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Viacom settles minimum-wage lawsuit; interns to receive up to $7.2 million

| Mar 15, 2015 | Business Litigation |

Employment-related lawsuits in the United States have been on the rise in recent years, with disputes ranging from whistleblower claims to wage and hour disputes. As we discussed in a recent post, “Pros and cons of the 1099 economy,” misclassification of employees is often the basis of legal claims that, in some cases, have resulted in companies changing their business models.

The classification of unpaid interns is another area of employment that has come under increased scrutiny, particularly in the entertainment business. NBC Universal, Fox Searchlight Pictures and Viacom have all been sued by unpaid interns in recent years over allegations that the companies violated state and federal wage laws.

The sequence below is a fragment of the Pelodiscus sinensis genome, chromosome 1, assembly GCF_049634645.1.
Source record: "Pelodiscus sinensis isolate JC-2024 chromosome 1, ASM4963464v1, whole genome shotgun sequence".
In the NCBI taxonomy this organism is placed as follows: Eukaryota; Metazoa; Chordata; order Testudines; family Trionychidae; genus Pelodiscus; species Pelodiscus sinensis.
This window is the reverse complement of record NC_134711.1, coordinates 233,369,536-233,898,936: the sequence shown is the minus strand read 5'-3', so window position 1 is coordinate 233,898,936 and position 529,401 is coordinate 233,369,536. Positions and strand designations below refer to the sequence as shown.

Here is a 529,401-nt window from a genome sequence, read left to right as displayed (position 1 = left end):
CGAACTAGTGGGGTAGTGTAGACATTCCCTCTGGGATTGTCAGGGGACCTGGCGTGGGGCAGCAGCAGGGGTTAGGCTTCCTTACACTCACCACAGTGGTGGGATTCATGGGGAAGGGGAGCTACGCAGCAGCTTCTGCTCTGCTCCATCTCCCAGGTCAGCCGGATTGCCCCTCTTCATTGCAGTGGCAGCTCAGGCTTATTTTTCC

According to the suit against Viacom, whose television networks include BET and MTV, the company illegally categorized the work done by interns as exempt from minimum-wage requirements. To settle the dispute, Viacom recently agreed to pay $7.2 million to former interns who worked in New York and California, though the amount that will actually be paid will depend on the number of interns who seek compensation.

More than 1,000 interns are potentially covered by the settlement.

The lawsuit was filed in 2013, and that same year Viacom started paying its interns.

In 2014, NBC Universal agreed to pay formerly unpaid interns $6.4 million.

Shulman, Hodges & Bastian is a full-service law firm that handles employment and labor claims for employees and employers. If you are facing an employment law issue, then don’t hesitate to speak with an attorney with experience in this complex area of law.

 

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